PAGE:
A large COVID-19 serology study has revealed how nearly 90% of those testing positive, still have antibodies to the virus six months later.
How long do COVID-19 antibodies remain detectable in plasma after an acute infection is a question which is of great interest, especially given the mass vaccination program. In an effort to determine just how long these neutralising antibodies are present, researchers turned to the UK Biobank to try and answer this important question. The information in the Biobank, which is the largest and richest dataset of its kind, has since 2006, been collecting biological and medical data on half a million adults aged between 40 and 69 years living in the UK. For the latest study, the UK Biobank collected monthly blood samples from approximately 20,200 individuals for up to six months, to determine the extent of past infection with COVID-19 in a range of population subgroups across the UK. The duration of seropositivity was determined by the presence of antibodies among those who tested positive in the first month and who provided at least one subsequent sample and who reported an approximate date of symptom onset of infection and/or a PCR test result (705). The study also reported on the symptoms individuals had experienced.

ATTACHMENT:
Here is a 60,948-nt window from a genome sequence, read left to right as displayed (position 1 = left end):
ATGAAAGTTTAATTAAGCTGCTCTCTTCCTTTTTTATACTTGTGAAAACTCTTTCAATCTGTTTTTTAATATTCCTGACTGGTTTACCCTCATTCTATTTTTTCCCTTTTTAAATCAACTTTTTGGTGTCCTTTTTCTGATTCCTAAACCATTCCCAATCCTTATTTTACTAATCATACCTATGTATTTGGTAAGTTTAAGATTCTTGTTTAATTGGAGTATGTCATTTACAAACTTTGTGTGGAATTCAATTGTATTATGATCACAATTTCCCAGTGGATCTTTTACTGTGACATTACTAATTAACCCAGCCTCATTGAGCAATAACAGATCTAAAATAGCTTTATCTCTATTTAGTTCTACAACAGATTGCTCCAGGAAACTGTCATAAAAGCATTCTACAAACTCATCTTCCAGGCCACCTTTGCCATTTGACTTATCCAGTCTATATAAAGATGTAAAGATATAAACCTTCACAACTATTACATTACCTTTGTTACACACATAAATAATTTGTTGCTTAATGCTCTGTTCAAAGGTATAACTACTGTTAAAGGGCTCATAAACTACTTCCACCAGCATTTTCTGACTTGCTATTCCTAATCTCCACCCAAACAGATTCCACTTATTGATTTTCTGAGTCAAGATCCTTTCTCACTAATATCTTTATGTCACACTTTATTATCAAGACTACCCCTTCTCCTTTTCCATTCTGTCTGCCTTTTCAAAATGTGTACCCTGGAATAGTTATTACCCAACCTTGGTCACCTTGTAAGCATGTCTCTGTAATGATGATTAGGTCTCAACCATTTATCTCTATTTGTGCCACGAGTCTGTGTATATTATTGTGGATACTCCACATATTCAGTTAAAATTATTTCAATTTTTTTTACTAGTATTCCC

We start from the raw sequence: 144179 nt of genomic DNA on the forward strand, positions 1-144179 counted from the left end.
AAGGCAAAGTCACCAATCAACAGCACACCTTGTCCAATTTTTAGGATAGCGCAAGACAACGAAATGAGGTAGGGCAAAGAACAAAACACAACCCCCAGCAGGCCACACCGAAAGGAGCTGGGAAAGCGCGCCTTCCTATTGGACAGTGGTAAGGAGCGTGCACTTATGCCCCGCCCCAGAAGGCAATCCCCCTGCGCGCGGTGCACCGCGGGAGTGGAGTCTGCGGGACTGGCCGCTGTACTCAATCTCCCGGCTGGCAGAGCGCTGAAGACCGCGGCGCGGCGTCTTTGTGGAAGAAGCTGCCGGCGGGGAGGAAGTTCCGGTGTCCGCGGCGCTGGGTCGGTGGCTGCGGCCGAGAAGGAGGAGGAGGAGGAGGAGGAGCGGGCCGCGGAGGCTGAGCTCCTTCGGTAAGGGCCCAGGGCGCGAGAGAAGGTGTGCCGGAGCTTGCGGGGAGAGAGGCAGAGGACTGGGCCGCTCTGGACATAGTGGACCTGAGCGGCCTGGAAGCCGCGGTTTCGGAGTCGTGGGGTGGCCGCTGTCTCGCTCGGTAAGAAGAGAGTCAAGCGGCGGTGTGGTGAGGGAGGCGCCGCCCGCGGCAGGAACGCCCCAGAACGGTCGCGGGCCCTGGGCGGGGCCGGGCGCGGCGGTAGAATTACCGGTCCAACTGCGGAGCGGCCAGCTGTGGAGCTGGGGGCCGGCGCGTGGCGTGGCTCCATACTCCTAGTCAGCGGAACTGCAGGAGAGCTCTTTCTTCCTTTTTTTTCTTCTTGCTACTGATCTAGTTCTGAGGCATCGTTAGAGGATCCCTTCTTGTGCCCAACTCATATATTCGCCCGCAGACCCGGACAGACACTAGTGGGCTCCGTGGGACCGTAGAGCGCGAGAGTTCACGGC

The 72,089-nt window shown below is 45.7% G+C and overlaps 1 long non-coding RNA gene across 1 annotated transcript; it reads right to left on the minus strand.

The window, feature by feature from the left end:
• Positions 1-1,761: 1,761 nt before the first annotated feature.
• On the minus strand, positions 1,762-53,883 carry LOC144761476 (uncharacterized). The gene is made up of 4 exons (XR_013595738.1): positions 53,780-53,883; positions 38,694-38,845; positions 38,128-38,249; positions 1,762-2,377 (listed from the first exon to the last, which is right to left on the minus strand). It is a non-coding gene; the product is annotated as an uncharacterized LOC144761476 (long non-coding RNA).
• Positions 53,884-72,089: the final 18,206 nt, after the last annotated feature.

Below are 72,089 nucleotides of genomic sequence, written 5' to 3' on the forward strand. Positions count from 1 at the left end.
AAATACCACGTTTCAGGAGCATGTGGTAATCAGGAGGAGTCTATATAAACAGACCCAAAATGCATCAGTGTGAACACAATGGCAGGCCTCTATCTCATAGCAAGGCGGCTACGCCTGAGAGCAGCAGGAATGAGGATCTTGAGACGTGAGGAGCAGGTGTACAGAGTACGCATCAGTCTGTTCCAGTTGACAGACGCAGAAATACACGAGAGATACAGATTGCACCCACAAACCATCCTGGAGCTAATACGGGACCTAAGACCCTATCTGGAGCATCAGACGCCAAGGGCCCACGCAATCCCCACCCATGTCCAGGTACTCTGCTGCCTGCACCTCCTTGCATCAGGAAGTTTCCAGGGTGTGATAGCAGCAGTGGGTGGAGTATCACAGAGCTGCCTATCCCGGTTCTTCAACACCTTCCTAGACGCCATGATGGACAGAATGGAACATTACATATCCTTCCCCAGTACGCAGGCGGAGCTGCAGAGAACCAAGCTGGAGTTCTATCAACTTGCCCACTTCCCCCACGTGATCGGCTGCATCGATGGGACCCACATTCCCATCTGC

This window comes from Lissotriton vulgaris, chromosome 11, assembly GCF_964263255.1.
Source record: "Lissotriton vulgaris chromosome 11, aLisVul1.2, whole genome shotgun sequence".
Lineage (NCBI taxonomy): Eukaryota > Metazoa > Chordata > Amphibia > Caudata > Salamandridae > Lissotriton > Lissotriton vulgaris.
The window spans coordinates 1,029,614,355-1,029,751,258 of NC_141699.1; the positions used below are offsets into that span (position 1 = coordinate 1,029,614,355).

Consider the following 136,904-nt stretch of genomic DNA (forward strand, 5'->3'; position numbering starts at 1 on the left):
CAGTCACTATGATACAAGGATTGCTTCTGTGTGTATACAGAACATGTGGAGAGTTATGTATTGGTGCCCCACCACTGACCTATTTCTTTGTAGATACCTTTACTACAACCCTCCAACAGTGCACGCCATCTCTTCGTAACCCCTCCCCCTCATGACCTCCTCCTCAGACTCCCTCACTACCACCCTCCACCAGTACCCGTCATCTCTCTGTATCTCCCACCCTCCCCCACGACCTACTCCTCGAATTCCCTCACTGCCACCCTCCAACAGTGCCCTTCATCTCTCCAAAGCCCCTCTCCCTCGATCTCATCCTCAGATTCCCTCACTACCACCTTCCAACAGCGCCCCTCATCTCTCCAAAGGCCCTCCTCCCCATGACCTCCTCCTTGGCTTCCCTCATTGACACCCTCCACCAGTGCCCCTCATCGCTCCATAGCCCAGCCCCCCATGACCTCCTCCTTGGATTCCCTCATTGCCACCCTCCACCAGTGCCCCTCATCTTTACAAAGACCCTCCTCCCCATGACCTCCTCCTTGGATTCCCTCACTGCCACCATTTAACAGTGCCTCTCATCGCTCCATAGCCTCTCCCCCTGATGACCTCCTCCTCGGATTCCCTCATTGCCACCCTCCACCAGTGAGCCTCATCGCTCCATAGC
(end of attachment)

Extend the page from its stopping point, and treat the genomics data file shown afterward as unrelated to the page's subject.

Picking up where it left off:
In total, 18,893 participants (56.5% female) of whom 87.4% were of White ethnicity, provided at least one sample between May and December 2020. Overall, only 1699 (9%) had at least one sample that was seropositive for COVID-19 during the study period. The seroprevalence was 6.6% at baseline (end of May to June 2020) but had increased to 8.8% at the end of the study (December 2020) and this increase occurred to a similar extent in both sexes. However, there was a significant difference in seroprevalence between different age groups ranging from 13.5% in those aged under 30 to 6.7% among those aged 70 and over. There was a wide difference in seropositivity between ethnic groups, being highest in Black ethnicity (16.3%) individuals and lowest in those of White ethnicity (7.5%). The highest prevalence was in London (12.4%) and lowest in Scotland (5.4%). A further finding was how rates varied across London, ranging from 14.7% in the East to 10.5% in the West of the capital. Among the 705 participants for whom the duration of seropositivity could be assessed, 86 (12.2%) sero-reverted (i.e., had a subsequent negative test) within six months. Thus 87.8% (619/705) remained sero-positive for at least 6 months after infection.
The most common symptom associated were seropositivity was a loss of sense of taste/smell (odds ratio, OR = 29.8, 95% CI 22.8 to 38.9), followed by fever and chills although 24% of seropositive cases were asymptomatic and 40% did not report having one of the three “classic” COVID-19 symptoms.